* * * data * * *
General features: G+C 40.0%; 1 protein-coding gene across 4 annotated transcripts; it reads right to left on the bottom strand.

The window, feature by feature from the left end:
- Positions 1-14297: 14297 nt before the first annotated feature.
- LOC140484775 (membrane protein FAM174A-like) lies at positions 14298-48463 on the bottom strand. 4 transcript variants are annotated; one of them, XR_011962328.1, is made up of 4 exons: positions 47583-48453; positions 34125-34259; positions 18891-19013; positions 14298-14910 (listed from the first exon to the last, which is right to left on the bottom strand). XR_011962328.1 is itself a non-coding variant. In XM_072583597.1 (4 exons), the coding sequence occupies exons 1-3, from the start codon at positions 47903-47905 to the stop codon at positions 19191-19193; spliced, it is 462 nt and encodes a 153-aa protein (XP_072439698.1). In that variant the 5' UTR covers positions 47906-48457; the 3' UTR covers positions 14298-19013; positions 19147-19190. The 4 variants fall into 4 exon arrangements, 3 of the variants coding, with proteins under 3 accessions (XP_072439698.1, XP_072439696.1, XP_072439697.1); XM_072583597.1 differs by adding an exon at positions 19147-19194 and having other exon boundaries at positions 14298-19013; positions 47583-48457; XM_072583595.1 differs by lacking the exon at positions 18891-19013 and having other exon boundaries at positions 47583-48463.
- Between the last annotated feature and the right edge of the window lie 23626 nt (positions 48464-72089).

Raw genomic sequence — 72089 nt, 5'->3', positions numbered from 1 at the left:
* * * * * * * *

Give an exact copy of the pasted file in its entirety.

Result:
General features: G+C 40.0%; 1 protein-coding gene across 4 annotated transcripts; it reads right to left on the bottom strand.

The window, feature by feature from the left end:
- Positions 1-14297: 14297 nt before the first annotated feature.
- LOC140484775 (membrane protein FAM174A-like) lies at positions 14298-48463 on the bottom strand. 4 transcript variants are annotated; one of them, XR_011962328.1, is made up of 4 exons: positions 47583-48453; positions 34125-34259; positions 18891-19013; positions 14298-14910 (listed from the first exon to the last, which is right to left on the bottom strand). XR_011962328.1 is itself a non-coding variant. In XM_072583597.1 (4 exons), the coding sequence occupies exons 1-3, from the start codon at positions 47903-47905 to the stop codon at positions 19191-19193; spliced, it is 462 nt and encodes a 153-aa protein (XP_072439698.1). In that variant the 5' UTR covers positions 47906-48457; the 3' UTR covers positions 14298-19013; positions 19147-19190. The 4 variants fall into 4 exon arrangements, 3 of the variants coding, with proteins under 3 accessions (XP_072439698.1, XP_072439696.1, XP_072439697.1); XM_072583597.1 differs by adding an exon at positions 19147-19194 and having other exon boundaries at positions 14298-19013; positions 47583-48457; XM_072583595.1 differs by lacking the exon at positions 18891-19013 and having other exon boundaries at positions 47583-48463.
- Between the last annotated feature and the right edge of the window lie 23626 nt (positions 48464-72089).

Raw genomic sequence — 72089 nt, 5'->3', positions numbered from 1 at the left: